An interesting parallel that one can draw is to historical monuments, which face the same trade off between short term cost and long term value. Interestingly though, governments do seem to be cognizant of that. For example, take a look at this article -http://en.people.cn/90001/90782/6699745.html – which talks about India taking proactive steps to protect its historic monuments, even though I’m sure it came at a high cost. I think that if the citizens of a country start attaching national value / pride to natural wonders, as much as they do to man made things, perhaps the government too will be more open to considering a proactive measure in taking care and planning in advance to deal with climate change’s impact to these natural features.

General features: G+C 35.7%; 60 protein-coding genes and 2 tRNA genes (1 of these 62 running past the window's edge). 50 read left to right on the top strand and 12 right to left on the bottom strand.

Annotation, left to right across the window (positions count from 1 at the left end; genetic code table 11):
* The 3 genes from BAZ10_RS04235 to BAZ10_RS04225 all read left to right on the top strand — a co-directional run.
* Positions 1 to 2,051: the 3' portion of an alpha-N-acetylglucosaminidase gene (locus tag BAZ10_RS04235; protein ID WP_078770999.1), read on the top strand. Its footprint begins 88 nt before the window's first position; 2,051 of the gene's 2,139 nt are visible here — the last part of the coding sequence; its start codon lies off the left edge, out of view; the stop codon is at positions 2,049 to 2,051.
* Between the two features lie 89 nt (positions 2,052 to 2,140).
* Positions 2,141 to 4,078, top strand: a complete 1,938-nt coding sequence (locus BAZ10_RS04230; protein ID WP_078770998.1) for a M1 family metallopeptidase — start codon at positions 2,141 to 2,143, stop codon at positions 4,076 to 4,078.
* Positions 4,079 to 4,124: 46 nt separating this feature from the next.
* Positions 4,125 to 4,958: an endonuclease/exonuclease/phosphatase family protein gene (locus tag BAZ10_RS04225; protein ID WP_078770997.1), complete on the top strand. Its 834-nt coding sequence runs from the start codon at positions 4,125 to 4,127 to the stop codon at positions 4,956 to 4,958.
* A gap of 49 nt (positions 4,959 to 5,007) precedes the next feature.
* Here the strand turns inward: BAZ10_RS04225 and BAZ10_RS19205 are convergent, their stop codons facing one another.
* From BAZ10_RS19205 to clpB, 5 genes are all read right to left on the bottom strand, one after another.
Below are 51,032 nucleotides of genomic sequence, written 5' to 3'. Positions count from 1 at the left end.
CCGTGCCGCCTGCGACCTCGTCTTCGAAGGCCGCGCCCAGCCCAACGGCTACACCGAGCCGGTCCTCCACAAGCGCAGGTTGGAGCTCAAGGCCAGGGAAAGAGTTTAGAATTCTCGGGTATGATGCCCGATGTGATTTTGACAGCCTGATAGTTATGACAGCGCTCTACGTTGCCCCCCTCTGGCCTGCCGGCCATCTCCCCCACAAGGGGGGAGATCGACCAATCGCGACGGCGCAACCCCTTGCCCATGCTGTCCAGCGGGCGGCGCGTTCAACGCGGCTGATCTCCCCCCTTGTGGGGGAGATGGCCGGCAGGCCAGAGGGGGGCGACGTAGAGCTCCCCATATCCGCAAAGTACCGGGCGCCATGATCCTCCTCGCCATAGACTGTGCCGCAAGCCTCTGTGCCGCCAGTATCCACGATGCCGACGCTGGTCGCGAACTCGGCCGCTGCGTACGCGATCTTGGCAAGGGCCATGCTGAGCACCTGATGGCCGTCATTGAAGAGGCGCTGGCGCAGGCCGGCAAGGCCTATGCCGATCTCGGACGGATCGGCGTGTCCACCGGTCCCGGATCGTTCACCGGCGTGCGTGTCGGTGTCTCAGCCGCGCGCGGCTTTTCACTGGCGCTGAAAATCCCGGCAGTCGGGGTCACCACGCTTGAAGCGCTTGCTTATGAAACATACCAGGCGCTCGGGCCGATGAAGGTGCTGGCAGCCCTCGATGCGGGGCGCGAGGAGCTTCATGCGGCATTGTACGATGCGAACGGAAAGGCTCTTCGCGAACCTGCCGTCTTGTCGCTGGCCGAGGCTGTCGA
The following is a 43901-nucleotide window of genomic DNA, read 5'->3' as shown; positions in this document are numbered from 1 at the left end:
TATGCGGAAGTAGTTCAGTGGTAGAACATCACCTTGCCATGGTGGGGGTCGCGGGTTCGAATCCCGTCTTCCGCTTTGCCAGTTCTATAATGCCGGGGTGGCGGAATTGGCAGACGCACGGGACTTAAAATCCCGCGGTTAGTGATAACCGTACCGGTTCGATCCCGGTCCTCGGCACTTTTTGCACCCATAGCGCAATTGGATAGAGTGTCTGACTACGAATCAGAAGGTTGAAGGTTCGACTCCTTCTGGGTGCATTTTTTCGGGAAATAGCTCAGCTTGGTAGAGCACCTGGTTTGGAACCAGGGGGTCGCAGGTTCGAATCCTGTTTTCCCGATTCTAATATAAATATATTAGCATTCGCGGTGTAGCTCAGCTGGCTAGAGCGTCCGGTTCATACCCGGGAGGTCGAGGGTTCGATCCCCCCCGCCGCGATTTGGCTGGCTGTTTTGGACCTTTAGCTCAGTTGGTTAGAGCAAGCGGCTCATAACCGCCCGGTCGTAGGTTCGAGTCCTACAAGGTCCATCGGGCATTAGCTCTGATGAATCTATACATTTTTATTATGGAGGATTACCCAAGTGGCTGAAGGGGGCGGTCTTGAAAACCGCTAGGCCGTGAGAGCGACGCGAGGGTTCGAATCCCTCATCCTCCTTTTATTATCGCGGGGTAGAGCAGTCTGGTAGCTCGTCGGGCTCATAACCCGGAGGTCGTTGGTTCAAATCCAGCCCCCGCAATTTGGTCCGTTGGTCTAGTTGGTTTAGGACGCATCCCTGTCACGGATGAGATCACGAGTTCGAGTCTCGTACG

You mention interesting points in the ways forward that ITC can manage for climate change’s impact. However, I think a key point that ITC will also need to account for is how its suppliers (specifically, farmers) will get impacted by climate change and what role ITC will need to play then, if at all it decides it wants to play a role. To elaborate, if temperatures rise, raw food grains will be produced at different parts of India than they currently are being produced, which will mean that farmers across the board will need to change sowing patterns or even the crop itself. In such a situation, ITC can choose to just go to different sets of farmers (who have the crop / supply they need) but do they have a responsibility towards their current supplier (the farmer) who is marginalized and fairly poor? I believe that ITC must proactively work with farmers and farmer support groups to educate them about what climate change may bring in terms of seasonal / precipitation variations and come up with ways to protect farmers’ incomes when things do start to go awry. Perhaps ITC can even be a leader and start a crop insurance / fixed price scheme? Only time will tell whether it focuses more on its bottomline or also towards its countrymen.